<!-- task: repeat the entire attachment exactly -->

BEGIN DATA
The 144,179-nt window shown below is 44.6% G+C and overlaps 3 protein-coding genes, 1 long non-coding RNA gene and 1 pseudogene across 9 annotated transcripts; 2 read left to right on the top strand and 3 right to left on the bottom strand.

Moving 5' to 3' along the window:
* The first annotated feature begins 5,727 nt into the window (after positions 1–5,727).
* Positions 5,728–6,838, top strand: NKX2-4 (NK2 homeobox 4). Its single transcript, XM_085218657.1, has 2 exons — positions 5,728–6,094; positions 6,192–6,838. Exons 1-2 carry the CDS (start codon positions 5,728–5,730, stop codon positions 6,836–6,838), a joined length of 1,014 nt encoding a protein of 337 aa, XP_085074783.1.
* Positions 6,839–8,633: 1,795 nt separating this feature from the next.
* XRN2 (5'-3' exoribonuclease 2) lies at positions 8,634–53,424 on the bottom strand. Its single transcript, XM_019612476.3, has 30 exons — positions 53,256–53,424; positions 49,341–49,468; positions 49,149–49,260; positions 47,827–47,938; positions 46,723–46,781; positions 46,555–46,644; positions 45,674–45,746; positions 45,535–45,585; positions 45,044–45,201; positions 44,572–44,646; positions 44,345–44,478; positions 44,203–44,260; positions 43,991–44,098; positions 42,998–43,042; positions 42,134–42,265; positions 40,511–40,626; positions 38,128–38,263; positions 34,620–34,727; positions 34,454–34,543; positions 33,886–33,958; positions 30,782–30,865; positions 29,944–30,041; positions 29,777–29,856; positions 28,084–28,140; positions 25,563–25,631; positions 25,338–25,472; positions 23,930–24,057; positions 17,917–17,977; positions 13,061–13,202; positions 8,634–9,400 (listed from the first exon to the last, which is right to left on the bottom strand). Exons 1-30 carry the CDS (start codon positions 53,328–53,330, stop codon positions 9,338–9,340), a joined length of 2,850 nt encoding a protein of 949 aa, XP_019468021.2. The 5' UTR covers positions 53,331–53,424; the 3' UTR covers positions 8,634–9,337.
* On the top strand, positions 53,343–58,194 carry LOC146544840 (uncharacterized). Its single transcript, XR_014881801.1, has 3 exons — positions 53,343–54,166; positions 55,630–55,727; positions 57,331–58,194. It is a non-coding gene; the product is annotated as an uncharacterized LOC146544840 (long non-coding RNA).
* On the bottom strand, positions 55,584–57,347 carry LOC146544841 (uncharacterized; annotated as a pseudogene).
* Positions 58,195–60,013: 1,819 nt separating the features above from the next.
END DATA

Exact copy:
The 144,179-nt window shown below is 44.6% G+C and overlaps 3 protein-coding genes, 1 long non-coding RNA gene and 1 pseudogene across 9 annotated transcripts; 2 read left to right on the top strand and 3 right to left on the bottom strand.

Moving 5' to 3' along the window:
* The first annotated feature begins 5,727 nt into the window (after positions 1–5,727).
* Positions 5,728–6,838, top strand: NKX2-4 (NK2 homeobox 4). Its single transcript, XM_085218657.1, has 2 exons — positions 5,728–6,094; positions 6,192–6,838. Exons 1-2 carry the CDS (start codon positions 5,728–5,730, stop codon positions 6,836–6,838), a joined length of 1,014 nt encoding a protein of 337 aa, XP_085074783.1.
* Positions 6,839–8,633: 1,795 nt separating this feature from the next.
* XRN2 (5'-3' exoribonuclease 2) lies at positions 8,634–53,424 on the bottom strand. Its single transcript, XM_019612476.3, has 30 exons — positions 53,256–53,424; positions 49,341–49,468; positions 49,149–49,260; positions 47,827–47,938; positions 46,723–46,781; positions 46,555–46,644; positions 45,674–45,746; positions 45,535–45,585; positions 45,044–45,201; positions 44,572–44,646; positions 44,345–44,478; positions 44,203–44,260; positions 43,991–44,098; positions 42,998–43,042; positions 42,134–42,265; positions 40,511–40,626; positions 38,128–38,263; positions 34,620–34,727; positions 34,454–34,543; positions 33,886–33,958; positions 30,782–30,865; positions 29,944–30,041; positions 29,777–29,856; positions 28,084–28,140; positions 25,563–25,631; positions 25,338–25,472; positions 23,930–24,057; positions 17,917–17,977; positions 13,061–13,202; positions 8,634–9,400 (listed from the first exon to the last, which is right to left on the bottom strand). Exons 1-30 carry the CDS (start codon positions 53,328–53,330, stop codon positions 9,338–9,340), a joined length of 2,850 nt encoding a protein of 949 aa, XP_019468021.2. The 5' UTR covers positions 53,331–53,424; the 3' UTR covers positions 8,634–9,337.
* On the top strand, positions 53,343–58,194 carry LOC146544840 (uncharacterized). Its single transcript, XR_014881801.1, has 3 exons — positions 53,343–54,166; positions 55,630–55,727; positions 57,331–58,194. It is a non-coding gene; the product is annotated as an uncharacterized LOC146544840 (long non-coding RNA).
* On the bottom strand, positions 55,584–57,347 carry LOC146544841 (uncharacterized; annotated as a pseudogene).
* Positions 58,195–60,013: 1,819 nt separating the features above from the next.